Essay Competition Rules and Information
Deadline: 11:59pm, January 31st, 2013 (CST)
Young adult & senior divisions (age 25 and younger & grade 12 and younger)
Yi Mun-yol (b. 1948) wrote Our Twisted Hero as a satirical allegory in response to the authoritarian regimes that headed South Korea's government in the wake of the Korean War—a political "dark age" steeped with human rights controversies and accusations of corruption and ineptitude.
Young adult topic: Compare and contrast an aspect of Our Twisted Hero (e.g., plot, characters, setting, or background) to another artistic work, event—current or historical—or any subject matter of your choice.
Senior topic: Our Twisted Hero is an allegorical novel particular to a troubled time in modern Korean history, but it has many parallels to other literary works that offer similar allegories. Works like Lord of the Flies and A Clockwork Orange—both British—are about groups of non-adults who form their own societies with their own rules that mirror or oppose the values of the culture at large. Both of the western novels mentioned above also directly or indirectly address a significant problem in society. Compare Yi Mun-yol's work with one the books mentioned above or to another literary work or film with similar thematic content.
Alternately, senior division students may choose to write their essays in response to the young adult division topic.
Junior essay division (grade 8 and younger)
Korea has a rich tradition of storytelling, and its folk tales reflect important aspects of its history and culture. Many of the old historical texts are full of local legends and myths. Folk tales can be entertaining and educational, but they can also strike a deep chord in our personal lives, and many Korean folk tales demonstrate the universal tragedies and triumphs of daily life in the family.
Topics (choose one): Each topic refers to the list of Korean folktales found on our folktales index page. Please make sure to select a folktale under the "2013 Writing Competition" list. When writing your essay, please be sure to include specific references to the tale you chose to write about. In your analysis or interpretation of the stories, you may also want to make references to your own life experiences.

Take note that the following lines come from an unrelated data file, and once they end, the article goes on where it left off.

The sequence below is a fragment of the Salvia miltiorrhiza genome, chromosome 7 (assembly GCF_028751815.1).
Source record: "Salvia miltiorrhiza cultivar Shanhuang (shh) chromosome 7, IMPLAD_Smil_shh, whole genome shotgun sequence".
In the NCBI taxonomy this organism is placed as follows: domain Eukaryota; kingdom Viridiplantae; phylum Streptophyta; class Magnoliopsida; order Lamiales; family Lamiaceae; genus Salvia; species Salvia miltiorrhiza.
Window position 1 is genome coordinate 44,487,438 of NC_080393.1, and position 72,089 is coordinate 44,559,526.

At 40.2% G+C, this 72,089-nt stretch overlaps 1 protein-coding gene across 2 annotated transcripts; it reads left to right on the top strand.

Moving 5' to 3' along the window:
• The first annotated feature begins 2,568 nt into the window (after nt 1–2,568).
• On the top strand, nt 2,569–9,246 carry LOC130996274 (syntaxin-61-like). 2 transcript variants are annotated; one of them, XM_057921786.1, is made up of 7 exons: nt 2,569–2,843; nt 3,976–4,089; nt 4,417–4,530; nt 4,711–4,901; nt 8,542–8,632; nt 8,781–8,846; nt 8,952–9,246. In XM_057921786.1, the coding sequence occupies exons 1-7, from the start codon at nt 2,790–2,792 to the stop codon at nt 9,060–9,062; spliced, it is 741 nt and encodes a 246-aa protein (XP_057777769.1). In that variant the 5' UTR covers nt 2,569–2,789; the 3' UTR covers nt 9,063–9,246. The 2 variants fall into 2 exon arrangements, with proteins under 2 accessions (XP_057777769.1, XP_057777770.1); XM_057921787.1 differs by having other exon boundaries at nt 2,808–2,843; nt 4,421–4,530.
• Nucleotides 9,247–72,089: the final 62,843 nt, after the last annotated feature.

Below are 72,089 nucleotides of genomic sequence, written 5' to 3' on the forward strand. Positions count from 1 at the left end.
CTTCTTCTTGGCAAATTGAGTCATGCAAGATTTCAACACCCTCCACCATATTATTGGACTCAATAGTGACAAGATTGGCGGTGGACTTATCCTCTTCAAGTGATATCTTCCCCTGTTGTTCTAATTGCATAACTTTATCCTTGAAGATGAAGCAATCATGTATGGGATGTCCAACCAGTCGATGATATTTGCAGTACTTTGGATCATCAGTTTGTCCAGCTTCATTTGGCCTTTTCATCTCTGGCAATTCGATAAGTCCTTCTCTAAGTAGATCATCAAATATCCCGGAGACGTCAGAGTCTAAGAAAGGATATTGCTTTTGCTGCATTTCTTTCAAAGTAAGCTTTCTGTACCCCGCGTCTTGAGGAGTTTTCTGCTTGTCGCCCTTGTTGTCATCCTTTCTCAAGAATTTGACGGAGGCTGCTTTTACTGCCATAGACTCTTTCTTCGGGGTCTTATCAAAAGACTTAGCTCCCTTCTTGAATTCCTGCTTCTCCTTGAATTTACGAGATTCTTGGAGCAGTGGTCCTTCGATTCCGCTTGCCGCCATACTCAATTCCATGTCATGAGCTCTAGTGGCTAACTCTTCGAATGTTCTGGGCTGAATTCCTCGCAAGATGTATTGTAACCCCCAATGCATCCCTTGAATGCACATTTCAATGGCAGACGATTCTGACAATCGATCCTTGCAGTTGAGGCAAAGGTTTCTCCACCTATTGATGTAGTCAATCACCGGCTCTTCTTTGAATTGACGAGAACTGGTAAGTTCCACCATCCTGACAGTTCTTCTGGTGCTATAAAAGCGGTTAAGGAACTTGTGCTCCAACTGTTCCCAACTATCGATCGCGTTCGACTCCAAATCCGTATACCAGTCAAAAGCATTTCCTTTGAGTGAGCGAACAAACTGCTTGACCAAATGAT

- Select one folk tale from the list and explain your interpretation of the story. What do you think it means? What is its importance? Why do you think it was created?
- If you could change one of these folk tales, what would you change and why? Do you disagree with something the tale is trying to convey?
- Which Korean folk tale character do you relate to best? Why? Would you make the same decisions as that character?
Divisions: young adult (age 25 and younger), senior (grade 12 and younger), and junior (grade 8 and younger)Rules:
- Essays must not exceed 1,000 words in length.
- Junior division students should refer to our folktales index when choosing a folktale to write about and select one of the stories listed there. Please choose only one topic and folktale to write about.
- Entries must be submitted through our website.
- One entry per category per contestant is permitted. (Contestants are permitted one essay and one sijo entry.)
- All entries must be written in English.
- Contestants' names cannot be written in their entries.
- We reserve the right to use all submitted pieces in future publications of the Sejong Cultural Society with no compensation to the authors.
- We reserve the right to not award any prizes.
- Young adult division: First ($1,000), Second ($750), Third ($500)
- Senior division: First ($500), Second ($400), Third ($300)
- Junior division: First ($300), Second ($200), Third ($100)
- Honorable mention (for all divisions listed above): Friends of Pacific Rim Awards ($50 each)
- Winners' works may be published in the Korea Times Chicago and/or the Korean Quarterly.